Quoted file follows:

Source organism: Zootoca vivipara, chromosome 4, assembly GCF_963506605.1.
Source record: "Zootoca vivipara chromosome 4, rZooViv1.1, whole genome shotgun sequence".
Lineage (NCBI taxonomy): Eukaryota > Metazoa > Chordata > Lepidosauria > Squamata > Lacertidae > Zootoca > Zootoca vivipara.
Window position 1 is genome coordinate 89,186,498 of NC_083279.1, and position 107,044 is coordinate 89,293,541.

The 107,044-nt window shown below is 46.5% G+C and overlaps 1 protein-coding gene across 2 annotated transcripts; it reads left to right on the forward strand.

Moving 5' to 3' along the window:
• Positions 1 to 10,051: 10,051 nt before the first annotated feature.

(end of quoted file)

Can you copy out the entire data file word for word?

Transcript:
Source organism: Zootoca vivipara, chromosome 4, assembly GCF_963506605.1.
Source record: "Zootoca vivipara chromosome 4, rZooViv1.1, whole genome shotgun sequence".
Lineage (NCBI taxonomy): Eukaryota > Metazoa > Chordata > Lepidosauria > Squamata > Lacertidae > Zootoca > Zootoca vivipara.
Window position 1 is genome coordinate 89,186,498 of NC_083279.1, and position 107,044 is coordinate 89,293,541.

The 107,044-nt window shown below is 46.5% G+C and overlaps 1 protein-coding gene across 2 annotated transcripts; it reads left to right on the forward strand.

Moving 5' to 3' along the window:
• Positions 1 to 10,051: 10,051 nt before the first annotated feature.